General election campaigning highlights from the student movement

Wednesday 06-05-2015 - 15:03

This week is an important one. This week millions of people will vote in one of the most unpredictable elections in generations.

But we don’t want to talk about just one week. For the past year, students’ unions across the UK have been working hard to make sure that students are a force to be reckoned with at the ballot box.

We’ve been clear from the start about our expectations of politicians this time round. We presented our new deal for students which campaigned on everything from 16-19 year old bus travel to free education to proper SRE in schools.

From Cardiff’s Big Debate last week to Bath College’s back in March, Students’ Unions have been grilling their candidates around these issues, and otger key areas for student voters. Plus each fortnight we’ve been bringing together parliamentary candidates on Twitter to ask them the big questions in our MPsQs.

It’s undeniable that young people and students have felt disengaged from politics. It’s not empowering, political rhetoric is hard to cut through and we’ve been let down in the past. Which is why the hundreds of thousands of students who’ve been registered to vote through the #GenerationVote campaign online and on campuses means so much.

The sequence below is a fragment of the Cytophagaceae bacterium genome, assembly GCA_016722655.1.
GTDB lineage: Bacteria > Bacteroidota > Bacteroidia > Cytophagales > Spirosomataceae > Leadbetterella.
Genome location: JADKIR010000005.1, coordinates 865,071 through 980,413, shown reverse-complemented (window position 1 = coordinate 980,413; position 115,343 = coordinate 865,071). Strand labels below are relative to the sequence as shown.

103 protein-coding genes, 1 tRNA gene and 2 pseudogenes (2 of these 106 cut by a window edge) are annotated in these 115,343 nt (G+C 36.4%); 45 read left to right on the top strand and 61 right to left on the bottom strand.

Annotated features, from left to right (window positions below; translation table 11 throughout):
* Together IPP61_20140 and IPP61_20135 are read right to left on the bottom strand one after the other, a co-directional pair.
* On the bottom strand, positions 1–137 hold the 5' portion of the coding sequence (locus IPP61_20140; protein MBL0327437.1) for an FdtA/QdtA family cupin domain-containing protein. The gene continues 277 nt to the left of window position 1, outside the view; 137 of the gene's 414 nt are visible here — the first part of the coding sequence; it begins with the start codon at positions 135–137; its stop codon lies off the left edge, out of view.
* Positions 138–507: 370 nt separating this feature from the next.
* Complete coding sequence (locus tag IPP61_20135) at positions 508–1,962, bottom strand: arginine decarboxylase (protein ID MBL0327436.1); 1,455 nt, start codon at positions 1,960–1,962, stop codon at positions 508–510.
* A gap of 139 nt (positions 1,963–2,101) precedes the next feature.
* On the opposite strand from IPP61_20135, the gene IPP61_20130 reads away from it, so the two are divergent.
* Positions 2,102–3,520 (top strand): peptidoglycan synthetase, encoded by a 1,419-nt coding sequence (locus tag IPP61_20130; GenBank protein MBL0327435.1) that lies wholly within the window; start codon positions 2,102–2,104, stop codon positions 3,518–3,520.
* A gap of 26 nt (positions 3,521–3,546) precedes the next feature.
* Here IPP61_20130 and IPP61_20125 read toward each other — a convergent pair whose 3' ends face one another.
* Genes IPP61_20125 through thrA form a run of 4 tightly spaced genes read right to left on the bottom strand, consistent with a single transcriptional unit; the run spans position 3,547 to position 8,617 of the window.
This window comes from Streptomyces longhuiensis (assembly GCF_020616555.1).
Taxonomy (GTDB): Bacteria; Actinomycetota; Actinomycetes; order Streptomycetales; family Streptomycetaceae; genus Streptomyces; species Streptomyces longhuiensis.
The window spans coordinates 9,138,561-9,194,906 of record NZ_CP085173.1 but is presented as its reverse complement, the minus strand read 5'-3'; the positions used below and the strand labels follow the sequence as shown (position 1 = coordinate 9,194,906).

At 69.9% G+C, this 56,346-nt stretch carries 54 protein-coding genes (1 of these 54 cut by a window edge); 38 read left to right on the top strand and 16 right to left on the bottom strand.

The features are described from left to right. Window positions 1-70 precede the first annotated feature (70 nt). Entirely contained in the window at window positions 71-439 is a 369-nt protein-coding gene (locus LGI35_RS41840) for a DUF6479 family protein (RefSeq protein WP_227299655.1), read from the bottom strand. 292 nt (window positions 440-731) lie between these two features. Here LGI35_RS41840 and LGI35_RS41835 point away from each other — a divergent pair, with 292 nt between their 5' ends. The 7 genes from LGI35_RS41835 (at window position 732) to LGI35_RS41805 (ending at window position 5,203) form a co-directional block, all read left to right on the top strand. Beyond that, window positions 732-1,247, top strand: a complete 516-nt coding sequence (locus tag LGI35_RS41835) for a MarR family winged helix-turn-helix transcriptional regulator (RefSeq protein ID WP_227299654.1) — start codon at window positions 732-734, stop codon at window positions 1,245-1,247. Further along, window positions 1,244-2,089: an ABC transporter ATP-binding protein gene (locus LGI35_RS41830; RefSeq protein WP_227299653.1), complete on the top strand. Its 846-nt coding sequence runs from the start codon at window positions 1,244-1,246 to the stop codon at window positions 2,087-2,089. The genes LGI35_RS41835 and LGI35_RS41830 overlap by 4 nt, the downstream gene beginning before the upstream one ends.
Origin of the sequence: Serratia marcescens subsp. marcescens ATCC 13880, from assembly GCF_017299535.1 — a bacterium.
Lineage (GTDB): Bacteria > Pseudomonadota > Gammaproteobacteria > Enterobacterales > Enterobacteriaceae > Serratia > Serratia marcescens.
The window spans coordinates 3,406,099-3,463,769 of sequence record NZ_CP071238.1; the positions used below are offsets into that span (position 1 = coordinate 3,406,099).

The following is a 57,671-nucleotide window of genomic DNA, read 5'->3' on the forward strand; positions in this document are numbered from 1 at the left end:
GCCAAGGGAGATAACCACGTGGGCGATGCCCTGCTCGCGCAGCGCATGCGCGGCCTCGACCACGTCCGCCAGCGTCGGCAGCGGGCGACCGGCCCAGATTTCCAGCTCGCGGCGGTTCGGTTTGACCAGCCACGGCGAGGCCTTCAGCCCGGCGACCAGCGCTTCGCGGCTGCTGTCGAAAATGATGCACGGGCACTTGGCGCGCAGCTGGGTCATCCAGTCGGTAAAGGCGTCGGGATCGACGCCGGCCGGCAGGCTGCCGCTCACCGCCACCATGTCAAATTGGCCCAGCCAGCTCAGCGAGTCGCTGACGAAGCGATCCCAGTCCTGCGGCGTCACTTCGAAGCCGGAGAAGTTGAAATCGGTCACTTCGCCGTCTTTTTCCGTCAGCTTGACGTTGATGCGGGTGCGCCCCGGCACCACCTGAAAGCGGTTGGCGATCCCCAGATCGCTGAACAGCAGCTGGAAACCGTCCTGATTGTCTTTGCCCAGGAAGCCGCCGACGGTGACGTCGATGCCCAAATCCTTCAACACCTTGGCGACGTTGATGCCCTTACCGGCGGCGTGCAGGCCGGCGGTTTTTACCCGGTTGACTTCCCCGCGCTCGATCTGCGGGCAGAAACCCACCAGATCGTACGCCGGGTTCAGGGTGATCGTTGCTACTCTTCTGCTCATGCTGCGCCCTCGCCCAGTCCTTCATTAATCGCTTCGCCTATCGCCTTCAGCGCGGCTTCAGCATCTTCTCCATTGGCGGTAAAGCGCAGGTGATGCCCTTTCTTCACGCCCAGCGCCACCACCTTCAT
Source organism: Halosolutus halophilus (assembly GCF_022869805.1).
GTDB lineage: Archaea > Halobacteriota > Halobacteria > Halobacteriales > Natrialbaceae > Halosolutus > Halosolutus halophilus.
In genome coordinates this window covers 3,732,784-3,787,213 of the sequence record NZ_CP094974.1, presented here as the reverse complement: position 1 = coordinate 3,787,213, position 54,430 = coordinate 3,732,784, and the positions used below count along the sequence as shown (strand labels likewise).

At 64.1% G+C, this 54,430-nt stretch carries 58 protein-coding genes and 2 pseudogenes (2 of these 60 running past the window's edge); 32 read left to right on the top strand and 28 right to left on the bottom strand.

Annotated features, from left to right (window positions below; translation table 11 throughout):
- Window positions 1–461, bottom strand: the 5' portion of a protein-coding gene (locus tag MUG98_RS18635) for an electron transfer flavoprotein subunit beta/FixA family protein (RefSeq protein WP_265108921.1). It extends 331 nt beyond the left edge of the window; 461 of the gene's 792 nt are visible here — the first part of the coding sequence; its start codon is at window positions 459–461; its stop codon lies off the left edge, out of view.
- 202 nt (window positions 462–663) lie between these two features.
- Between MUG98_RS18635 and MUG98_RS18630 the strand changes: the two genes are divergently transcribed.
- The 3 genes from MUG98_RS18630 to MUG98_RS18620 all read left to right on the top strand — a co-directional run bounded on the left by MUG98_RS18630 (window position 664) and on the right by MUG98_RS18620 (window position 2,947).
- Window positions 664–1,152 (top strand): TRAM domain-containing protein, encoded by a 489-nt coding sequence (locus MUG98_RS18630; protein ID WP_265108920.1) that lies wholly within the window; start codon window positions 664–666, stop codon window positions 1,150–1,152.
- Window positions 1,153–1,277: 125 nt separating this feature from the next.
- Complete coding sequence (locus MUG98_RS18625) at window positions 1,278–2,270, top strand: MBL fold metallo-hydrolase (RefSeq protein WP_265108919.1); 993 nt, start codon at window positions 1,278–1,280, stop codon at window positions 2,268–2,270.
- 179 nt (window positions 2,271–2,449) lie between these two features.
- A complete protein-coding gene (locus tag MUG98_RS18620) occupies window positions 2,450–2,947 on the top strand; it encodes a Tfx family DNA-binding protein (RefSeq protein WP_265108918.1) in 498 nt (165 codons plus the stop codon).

It can’t be said that students and young people are not engaged in politics - its politics that’s not engaging them.

We’ve seen Lancaster Students’ Union launch their 333 campaign, showing that students can really hold the power in elections and Huddersfield Students’ Union register an amazing 3000 students through their voter registration work. And let's not forget about the Goats for Votes campaign from UEA.

At NUS Conference 2014, students voted overwhelmingly in support of a motion to hold Liberal Democrat MPs to account for their broken tuition fees pledge. That’s why we launched the Liar Liar campaign in which thousands of students committed to not vote for pledge breakers, to make sure that NUS can speak up for students when the law tries to stop our unions from doing so.

Now, we’ve got one chance to make all of the hard work of hundreds of students’ unions worth it and cast our vote.


A New Deal

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